“My job with The Advisory Board is to travel around the country and meet with our members … hospitals and health systems, C-suite executives and the health system boards of directors and let them know what’s happening in the healthcare market place, what they need to be strategizing about and be aware of concerning healthcare policies and healthcare changes and issues,” Mr. Bayon told the audience.

Near the end of his presentation, which included plenty of insight into current healthcare policy and disruptors to the status quo, Mr. Bayon gave the firm’s outlook on the various property types.

As has been the case for several years, The Advisory Board is most optimistic about the short- and long-term prospects for MOBs. The rise of MOB development and investment has occurred in large part because they allow hospitals and health systems the best and most economical way to enter new markets, to protect market share, to provide convenient access to patients and to help facilitate the coordination of care.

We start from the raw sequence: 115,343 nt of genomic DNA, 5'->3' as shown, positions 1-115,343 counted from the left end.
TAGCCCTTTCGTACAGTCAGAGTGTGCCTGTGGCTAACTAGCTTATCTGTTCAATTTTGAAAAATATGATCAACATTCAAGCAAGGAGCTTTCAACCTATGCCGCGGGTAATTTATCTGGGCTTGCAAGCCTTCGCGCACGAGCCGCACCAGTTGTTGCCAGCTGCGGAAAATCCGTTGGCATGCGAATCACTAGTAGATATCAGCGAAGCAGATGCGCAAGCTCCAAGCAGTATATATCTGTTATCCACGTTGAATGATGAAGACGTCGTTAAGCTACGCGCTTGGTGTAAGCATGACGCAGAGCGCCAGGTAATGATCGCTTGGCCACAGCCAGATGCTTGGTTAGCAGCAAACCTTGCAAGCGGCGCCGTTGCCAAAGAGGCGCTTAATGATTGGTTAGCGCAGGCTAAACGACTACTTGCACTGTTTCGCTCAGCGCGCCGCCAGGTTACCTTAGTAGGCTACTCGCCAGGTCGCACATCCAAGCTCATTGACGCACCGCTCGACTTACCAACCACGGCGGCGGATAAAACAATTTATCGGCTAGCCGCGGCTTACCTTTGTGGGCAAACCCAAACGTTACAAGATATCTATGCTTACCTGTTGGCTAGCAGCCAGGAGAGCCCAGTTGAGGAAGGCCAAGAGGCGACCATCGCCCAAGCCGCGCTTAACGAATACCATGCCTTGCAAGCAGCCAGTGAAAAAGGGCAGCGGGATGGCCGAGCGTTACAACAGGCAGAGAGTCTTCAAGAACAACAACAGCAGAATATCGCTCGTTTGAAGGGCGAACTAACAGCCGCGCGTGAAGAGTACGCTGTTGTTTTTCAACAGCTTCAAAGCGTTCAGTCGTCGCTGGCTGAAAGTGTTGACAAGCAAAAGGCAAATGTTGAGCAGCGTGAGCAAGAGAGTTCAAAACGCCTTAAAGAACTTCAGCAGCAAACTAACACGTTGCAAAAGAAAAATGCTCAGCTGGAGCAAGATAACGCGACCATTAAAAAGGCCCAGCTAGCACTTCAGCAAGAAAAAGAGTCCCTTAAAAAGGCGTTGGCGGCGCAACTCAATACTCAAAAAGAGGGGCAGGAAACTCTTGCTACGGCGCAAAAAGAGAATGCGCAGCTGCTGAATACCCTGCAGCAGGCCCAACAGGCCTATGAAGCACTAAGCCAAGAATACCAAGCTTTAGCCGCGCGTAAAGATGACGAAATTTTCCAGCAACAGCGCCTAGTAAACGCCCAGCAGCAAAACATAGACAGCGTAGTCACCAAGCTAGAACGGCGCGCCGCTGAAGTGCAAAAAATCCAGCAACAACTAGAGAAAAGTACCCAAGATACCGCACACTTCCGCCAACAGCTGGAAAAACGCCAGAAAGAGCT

“The MOB market continues to be a positive, intriguing play for hospitals, health systems and investors,” Mr. Bayon told the audience. “Those players are and will remain interested in MOBs for years to come because they “are conveniently located, essentially for Medicare patients and commercially insured patients. Health systems do not want their patients to have to come downtown, they don’t want you to come into the maze that is the big hospital campus. Instead, they want you to go somewhere where there is parking and where there is a pleasant atmosphere, because that’s where they think they can drive volumes.”